Just like opinions can skew testimonies and that person’s memory, bias can affect this even more. There have been multiple cases where people have been asked about whom they saw involved in the crime scene, and they provide very vague descriptions of people of a certain race. Most of these cases involve describing a ‘black man’, and struggle to find any distinguishing features other than what you could imagine when you think of when you picture a black man.

If someone is struggling to remember small details of a case, they can subconsciously create details that fill the gaps in their memory and this is what racial bias can do. This can become harmful when investigators take this description seriously and focus on finding subjects who match this.

This is one of the leading causes of wrongful incarceration of Black Americans because DNA evidence becomes a second priority behind eyewitness testimonies.

Malcolm Alexander pictured, who served 38 years in prison as an innocent man due to unreliable eyewitness testimonies.


While we do not have the death penalty here in Australia, it is scary to remember that this form of punishment still remains in America. It is even scarier to see that not everyone who has been sentenced to death has been the guilty party in the case.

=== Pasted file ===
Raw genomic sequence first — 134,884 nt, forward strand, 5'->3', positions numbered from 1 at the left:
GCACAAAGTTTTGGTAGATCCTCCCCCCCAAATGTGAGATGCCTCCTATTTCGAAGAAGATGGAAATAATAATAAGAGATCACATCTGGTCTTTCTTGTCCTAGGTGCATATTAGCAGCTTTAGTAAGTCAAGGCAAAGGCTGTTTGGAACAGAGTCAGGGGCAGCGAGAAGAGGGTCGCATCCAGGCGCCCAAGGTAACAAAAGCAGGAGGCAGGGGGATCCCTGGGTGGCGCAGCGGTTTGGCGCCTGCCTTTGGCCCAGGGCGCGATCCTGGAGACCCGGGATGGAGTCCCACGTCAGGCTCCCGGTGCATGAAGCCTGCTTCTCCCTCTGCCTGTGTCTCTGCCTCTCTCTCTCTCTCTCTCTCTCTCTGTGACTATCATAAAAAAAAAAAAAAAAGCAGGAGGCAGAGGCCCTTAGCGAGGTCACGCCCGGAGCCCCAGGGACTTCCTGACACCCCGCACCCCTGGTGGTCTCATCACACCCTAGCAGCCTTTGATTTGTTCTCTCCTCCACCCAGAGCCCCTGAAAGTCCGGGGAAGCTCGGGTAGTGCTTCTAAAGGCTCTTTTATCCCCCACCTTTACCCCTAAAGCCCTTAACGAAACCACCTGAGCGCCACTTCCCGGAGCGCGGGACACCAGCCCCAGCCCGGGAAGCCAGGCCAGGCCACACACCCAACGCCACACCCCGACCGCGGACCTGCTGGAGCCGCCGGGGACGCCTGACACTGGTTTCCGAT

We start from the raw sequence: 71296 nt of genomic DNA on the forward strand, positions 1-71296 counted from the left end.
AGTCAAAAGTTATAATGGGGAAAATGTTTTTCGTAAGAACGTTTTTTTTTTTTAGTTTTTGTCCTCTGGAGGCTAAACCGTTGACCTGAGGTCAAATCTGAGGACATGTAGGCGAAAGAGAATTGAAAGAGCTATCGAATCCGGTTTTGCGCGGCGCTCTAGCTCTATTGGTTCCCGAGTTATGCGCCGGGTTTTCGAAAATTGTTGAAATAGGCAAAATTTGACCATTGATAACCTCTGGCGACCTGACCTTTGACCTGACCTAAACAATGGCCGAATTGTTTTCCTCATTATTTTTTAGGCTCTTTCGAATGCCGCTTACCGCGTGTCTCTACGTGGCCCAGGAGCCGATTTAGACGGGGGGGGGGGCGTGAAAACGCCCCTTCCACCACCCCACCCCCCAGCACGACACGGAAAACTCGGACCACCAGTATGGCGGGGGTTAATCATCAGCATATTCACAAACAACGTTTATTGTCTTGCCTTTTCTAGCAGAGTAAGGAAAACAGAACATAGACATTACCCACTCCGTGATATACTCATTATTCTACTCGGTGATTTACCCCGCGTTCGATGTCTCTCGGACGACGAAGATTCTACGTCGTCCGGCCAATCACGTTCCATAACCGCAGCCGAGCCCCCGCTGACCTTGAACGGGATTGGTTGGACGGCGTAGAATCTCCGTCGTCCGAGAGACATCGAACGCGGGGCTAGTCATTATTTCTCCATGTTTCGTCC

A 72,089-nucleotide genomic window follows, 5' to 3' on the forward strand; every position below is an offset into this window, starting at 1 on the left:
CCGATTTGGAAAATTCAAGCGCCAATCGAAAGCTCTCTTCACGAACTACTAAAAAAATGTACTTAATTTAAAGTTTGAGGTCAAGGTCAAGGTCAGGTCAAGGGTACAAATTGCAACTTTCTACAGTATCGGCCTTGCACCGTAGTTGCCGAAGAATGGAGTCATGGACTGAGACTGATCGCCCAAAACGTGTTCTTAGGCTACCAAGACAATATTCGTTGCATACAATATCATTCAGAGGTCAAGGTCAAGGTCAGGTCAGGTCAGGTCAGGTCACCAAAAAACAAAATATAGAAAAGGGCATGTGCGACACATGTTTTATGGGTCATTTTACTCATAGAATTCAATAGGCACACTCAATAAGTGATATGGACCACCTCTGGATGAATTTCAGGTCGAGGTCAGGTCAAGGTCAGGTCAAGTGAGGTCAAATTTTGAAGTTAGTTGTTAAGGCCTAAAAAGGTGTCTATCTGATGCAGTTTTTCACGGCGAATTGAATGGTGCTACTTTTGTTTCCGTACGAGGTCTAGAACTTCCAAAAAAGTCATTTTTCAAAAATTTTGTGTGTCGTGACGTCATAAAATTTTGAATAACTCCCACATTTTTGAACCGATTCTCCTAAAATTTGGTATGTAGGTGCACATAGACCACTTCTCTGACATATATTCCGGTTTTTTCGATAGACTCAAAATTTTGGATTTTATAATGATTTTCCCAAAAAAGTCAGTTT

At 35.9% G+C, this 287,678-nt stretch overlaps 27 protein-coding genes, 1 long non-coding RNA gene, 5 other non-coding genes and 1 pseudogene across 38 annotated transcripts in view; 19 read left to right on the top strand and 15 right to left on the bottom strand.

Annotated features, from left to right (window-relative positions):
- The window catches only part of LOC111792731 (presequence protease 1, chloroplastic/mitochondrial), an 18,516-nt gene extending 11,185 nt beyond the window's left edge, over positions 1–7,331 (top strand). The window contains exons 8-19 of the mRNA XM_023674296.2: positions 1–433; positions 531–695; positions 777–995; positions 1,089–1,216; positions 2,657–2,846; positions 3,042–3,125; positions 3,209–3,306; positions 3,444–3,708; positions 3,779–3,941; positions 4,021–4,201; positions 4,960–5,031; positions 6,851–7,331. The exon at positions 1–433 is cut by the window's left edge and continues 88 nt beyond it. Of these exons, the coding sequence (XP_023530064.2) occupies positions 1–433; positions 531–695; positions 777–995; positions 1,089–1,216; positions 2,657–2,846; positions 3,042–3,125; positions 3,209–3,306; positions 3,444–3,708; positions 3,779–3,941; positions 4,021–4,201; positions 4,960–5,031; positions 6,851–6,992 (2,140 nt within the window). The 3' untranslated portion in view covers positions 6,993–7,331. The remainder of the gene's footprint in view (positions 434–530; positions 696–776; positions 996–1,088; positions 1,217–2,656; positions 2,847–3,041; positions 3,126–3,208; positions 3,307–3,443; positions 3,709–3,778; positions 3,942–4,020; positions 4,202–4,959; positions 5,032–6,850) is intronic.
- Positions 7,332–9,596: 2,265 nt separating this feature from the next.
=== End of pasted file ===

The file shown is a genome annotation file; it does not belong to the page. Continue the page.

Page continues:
According to the Death Penalty Information Centre, since 1976, of those 1,509 people executed, it is possible that 16 if not more are innocent. While this number may not sound like much, it still highlights how flawed America’s death penalty system has been over time.

The death penalty also has a race problem regarding incarcerated Black Americans and the decision of their punishment. The final decision is mainly based on the views of the jury and ultimately the judge(s). It is when there is a courtroom of majority of White people in a case of a Black person as the defendant where racial bias skews opinions.

It is very important that this can be avoided as an individual’s life should be decided upon in the most fair way possible. In an ideal world, racial bias should be out of the picture when it comes to the death penalty because it should not have any relevance to the crime in question.


The chance to live an independent adult life has been taken away from people who spend this time in prison. They are sent for convictions they have not even committed, thanks to poor analysis of forensics. Is there a reason why it is innocent Black Americans who are so often being pushed into a narrative of being the perpetrator?

This platform aims to share information of why many Black Americans have been wrongfully convicted and to educate viewers of how this can so negatively impact their lives. In doing so, we hope to bring more attention to this issue and for this to be brought into action through sharing this site, as well as making donations seen throughout the platform and sharing those too.